2009-10 Policy Address Breaking New Ground Together
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Policy Address

New Challenges

7.         The economic crisis has changed the landscape of the global economy. The Mainland has been less affected than others, and has emerged as a prominent economic power. While Hong Kong is relatively stable, our competitive environment has changed. Our first new challenge is to maintain Hong Kong's status as a global financial centre. To complement the stated policy of gradually internationalising the Renminbi (RMB), the Mainland needs multi-level international financial services. As the RMB moves towards internationalisation, the Mainland needs a highly open global financial centre that is fully aligned with the world financial markets to serve as its platform for foreign financial activities. Hong Kong can fit this role by making the best of our advantages. We can support the Mainland in promoting the regionalisation and internationalisation of the RMB. In the process, Hong Kong can help the Mainland enhance financial security and develop offshore RMB business. Recently, the people of Hong Kong have expressed concern about the financial development of Shanghai and the policy of the Central Authorities on this. Some even feel worried about this development. However, I believe that Hong Kong can work in collaboration with Shanghai and leverage our respective strengths to contribute to the development of financial services in the Mainland. The competition between Hong Kong and Shanghai is not a zero-sum game.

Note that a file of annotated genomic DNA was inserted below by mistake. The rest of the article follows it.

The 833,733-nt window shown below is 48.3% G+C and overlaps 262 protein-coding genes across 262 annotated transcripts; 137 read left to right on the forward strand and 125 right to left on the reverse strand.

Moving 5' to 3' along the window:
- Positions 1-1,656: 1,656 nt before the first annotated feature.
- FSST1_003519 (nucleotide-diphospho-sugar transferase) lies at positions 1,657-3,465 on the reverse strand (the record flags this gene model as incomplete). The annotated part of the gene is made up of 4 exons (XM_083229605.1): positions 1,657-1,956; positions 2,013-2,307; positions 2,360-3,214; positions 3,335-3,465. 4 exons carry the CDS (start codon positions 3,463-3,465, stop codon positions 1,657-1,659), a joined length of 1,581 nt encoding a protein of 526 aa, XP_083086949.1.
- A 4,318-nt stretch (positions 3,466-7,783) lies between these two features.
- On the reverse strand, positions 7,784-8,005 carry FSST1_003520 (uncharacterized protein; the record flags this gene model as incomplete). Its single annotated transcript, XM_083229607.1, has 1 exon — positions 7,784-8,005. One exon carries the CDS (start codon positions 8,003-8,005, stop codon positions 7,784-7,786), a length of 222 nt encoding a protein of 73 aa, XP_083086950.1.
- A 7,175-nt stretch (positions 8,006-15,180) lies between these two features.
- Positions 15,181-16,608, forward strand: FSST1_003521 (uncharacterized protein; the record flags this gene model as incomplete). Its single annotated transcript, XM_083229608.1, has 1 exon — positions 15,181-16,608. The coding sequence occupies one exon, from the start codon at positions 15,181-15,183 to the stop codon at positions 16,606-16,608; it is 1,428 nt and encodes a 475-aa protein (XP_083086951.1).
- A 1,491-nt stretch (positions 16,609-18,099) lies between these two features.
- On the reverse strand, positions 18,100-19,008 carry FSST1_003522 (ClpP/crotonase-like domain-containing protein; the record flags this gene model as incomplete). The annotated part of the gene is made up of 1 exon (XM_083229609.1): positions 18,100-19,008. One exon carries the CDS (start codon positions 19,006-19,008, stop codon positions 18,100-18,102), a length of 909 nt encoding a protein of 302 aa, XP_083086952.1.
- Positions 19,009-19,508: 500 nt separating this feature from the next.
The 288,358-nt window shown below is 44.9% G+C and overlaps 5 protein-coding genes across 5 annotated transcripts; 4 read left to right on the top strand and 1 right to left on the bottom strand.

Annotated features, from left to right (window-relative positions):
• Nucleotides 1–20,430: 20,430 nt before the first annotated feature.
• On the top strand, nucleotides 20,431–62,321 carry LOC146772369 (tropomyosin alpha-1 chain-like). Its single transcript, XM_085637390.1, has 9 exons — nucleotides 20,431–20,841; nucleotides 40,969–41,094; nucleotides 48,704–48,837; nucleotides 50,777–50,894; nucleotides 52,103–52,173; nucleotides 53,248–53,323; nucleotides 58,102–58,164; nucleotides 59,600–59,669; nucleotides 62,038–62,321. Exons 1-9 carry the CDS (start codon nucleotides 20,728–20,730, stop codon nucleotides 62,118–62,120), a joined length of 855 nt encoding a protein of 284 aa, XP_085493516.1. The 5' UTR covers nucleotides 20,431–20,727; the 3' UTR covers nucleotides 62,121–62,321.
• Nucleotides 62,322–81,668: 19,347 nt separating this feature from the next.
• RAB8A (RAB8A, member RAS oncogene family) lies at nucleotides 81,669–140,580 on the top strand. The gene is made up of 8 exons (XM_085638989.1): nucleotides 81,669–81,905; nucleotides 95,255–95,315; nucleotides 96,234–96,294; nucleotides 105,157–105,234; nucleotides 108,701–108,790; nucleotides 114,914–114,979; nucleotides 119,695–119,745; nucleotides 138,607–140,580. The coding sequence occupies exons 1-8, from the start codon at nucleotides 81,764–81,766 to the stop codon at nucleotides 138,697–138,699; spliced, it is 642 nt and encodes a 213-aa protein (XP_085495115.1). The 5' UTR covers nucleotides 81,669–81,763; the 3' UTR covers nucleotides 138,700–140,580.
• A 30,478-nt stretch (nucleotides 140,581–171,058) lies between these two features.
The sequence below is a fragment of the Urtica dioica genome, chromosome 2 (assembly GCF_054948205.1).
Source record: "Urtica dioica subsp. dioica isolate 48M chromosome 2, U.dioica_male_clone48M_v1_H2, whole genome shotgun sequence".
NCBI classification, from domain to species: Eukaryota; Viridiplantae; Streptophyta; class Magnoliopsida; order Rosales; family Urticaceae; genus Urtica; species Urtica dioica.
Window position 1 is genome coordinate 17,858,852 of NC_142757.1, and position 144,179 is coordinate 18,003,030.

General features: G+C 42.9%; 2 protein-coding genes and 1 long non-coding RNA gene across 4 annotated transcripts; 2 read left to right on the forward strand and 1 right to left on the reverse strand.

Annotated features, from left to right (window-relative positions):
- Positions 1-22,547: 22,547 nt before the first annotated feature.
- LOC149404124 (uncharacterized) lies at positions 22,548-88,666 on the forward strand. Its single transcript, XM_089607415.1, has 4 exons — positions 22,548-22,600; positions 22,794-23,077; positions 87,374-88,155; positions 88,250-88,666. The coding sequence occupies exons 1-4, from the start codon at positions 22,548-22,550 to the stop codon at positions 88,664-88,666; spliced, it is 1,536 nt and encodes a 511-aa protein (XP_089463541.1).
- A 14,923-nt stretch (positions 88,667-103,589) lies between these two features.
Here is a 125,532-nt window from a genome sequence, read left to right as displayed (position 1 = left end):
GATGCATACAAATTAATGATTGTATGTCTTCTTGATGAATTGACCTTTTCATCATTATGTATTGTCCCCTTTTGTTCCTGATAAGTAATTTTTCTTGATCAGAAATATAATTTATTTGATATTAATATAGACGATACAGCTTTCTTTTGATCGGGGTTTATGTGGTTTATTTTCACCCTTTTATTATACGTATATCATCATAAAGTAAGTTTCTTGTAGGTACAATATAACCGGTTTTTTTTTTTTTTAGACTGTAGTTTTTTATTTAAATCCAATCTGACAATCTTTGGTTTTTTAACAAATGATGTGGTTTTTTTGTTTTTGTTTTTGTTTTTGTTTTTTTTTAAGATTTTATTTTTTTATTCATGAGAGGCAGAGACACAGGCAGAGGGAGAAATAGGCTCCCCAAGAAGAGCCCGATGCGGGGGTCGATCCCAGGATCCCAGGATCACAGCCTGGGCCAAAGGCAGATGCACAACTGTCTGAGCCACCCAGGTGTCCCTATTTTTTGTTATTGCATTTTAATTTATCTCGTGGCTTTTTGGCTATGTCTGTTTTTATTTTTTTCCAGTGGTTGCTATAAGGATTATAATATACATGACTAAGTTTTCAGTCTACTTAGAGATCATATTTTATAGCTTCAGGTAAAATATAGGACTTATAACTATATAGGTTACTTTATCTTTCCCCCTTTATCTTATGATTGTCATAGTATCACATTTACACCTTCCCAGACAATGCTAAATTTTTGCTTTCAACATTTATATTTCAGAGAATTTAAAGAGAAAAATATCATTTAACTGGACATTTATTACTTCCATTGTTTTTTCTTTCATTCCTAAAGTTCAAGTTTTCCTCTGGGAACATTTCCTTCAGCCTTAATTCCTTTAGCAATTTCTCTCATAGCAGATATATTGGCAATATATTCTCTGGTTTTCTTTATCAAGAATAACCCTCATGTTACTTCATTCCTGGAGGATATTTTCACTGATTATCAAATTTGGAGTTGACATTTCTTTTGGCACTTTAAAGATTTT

8.         Another new challenge stems from the significant breakthrough in cross-Strait relations over the past year. Hong Kong has been acting as a bridge between the Mainland and Taiwan in the trade and economic spheres. This intermediary role has been an integral part of Hong Kong's economic pillars, including trade, financial services and logistics. However, the opening of the “three links” this year has put pressure on this traditional role. In particular, there has been a drastic decrease in transit passengers and cargo transshipment. As cross-Strait economic and trade relations deepen, this part of our economy may face greater challenges. It is imperative for us to formulate an overall response strategy, which I will cover later.




Last revision date: October 14, 2009 2009 © | Important Notices | Privacy Policy